The vast majority of marijuana is taken recreationally for its psychotropic effects. However, historically it has been used medicinally as an analgesic and an antiemetic. Even now, many people use marijuana purely for its medicinal benefits. It has been reported that 44% of US oncologists have recommended the illegal use of marijuana to their chemotherapy patients for iatrogenic nausea.[18]  What must be borne in mind is that these patients are potentially severely immunosuppressed and therefore at risk of life-threatening IA.
Smoking marijuana affects the lungs structurally but may also affect them immunologically, by affecting alveolar macrophages.[19] This may predispose marijuana users to pulmonary infection. In our cases it is unknown whether the marijuana smoking caused the cavities which Aspergillus was able to colonise, or the marijuana was just the source of Aspergillus exposure and the Aspergillus caused the cavities. Research into the pathogenesis of both marijuana-related lung bullae and CPA are needed to proportionate causal blame in cases such as these.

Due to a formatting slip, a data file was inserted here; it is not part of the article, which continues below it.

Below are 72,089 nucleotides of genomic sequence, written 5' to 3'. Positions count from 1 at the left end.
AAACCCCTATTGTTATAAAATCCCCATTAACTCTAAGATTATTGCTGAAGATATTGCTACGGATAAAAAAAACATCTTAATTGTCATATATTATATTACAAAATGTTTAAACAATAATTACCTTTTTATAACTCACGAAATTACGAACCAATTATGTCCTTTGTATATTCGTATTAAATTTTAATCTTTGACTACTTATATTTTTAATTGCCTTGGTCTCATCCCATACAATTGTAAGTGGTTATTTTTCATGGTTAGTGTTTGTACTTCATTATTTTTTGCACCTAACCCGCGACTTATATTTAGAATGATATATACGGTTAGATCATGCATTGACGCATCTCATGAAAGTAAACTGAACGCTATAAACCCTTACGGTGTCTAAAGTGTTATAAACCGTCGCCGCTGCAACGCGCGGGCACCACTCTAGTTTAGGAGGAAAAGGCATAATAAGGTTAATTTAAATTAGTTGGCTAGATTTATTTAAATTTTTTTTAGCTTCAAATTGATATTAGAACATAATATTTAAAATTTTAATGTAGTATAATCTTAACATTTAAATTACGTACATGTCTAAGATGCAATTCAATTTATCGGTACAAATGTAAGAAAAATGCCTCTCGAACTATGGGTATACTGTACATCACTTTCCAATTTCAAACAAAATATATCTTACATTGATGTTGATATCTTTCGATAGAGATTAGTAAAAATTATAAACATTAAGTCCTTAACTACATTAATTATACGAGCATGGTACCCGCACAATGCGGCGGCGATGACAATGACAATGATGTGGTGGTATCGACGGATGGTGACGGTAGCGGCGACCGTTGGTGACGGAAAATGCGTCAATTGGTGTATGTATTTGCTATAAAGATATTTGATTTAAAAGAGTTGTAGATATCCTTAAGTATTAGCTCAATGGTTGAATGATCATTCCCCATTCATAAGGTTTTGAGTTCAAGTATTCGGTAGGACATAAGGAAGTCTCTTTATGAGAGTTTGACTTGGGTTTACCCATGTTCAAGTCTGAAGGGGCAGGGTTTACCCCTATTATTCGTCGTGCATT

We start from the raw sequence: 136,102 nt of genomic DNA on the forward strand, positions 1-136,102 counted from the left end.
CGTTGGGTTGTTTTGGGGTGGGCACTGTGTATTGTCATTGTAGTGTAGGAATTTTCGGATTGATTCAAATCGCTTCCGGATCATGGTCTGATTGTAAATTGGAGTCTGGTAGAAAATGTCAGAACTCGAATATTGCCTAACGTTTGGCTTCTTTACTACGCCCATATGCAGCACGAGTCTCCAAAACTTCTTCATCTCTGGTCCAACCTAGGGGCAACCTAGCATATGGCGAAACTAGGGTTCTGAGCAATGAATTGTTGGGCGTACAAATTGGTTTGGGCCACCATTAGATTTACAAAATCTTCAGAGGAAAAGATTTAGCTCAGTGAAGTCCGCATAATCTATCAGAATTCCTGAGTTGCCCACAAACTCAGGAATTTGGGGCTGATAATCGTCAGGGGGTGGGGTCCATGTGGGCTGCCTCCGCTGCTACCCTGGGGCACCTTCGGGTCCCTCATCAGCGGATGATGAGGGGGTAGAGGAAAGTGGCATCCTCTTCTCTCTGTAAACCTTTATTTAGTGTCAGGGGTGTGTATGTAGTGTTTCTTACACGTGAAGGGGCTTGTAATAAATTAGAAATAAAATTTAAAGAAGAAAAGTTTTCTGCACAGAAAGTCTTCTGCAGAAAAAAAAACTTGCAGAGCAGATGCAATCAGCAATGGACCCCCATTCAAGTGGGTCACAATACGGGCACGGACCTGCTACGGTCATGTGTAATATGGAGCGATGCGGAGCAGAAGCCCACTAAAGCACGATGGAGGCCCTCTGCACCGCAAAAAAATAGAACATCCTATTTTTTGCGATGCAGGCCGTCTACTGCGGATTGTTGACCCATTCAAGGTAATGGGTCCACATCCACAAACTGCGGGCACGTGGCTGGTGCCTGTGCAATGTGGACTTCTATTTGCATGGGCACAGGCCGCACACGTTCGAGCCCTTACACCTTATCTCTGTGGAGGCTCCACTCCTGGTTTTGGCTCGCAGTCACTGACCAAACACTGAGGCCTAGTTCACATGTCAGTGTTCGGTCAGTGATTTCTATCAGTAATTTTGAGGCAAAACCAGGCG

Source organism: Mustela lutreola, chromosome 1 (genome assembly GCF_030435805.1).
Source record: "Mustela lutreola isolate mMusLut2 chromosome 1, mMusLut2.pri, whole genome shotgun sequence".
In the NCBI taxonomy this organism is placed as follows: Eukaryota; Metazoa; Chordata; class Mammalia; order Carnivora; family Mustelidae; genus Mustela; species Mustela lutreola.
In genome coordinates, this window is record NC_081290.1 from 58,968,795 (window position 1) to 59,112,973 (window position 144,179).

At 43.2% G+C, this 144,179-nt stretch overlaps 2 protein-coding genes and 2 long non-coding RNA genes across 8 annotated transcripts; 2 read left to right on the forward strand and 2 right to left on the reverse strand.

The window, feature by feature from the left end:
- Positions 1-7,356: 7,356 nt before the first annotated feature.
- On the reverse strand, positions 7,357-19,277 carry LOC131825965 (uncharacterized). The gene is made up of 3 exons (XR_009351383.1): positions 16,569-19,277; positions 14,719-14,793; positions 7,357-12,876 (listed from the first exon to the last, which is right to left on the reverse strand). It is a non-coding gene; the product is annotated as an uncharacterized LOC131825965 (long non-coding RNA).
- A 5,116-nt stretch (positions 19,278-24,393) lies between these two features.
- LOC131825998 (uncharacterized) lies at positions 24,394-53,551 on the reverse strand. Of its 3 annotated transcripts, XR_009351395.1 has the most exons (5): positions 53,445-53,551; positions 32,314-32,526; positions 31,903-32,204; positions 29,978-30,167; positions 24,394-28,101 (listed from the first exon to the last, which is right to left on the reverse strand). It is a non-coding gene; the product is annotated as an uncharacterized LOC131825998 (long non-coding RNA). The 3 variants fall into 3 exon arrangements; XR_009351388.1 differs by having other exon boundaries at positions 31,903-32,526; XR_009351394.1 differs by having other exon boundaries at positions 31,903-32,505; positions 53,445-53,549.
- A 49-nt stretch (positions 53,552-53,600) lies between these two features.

Marijuana use has previously been implicated with the range of Aspergillus infections; the cases we present add aspergilloma and CPA to that list. In both cases marijuana was used for its medicinal benefits. With patient 1 smoking marijuana in combination with mild immunosuppression through low-dose steroids proved to be a potent combination. In patient 2 the heavy and prolonged marijuana usage in itself may have resulted in extensive pulmonary destruction and fatal CPA.
Together these cases highlight yet another potential risk associated with smoking marijuana. Understanding the full health burden presented by marijuana is hindered by a lack of disclosure by patients for fear of legal repercussions, coupled with poor history taking from clinicians; just 3% of daily marijuana smokers have their drug use documented in their clinical record.[20] More work is required to elucidate the full health burden of marijuana on those with pre-existing pathologies, so that governments, clinicians, and indeed users can make informed decisions about this controversial topic.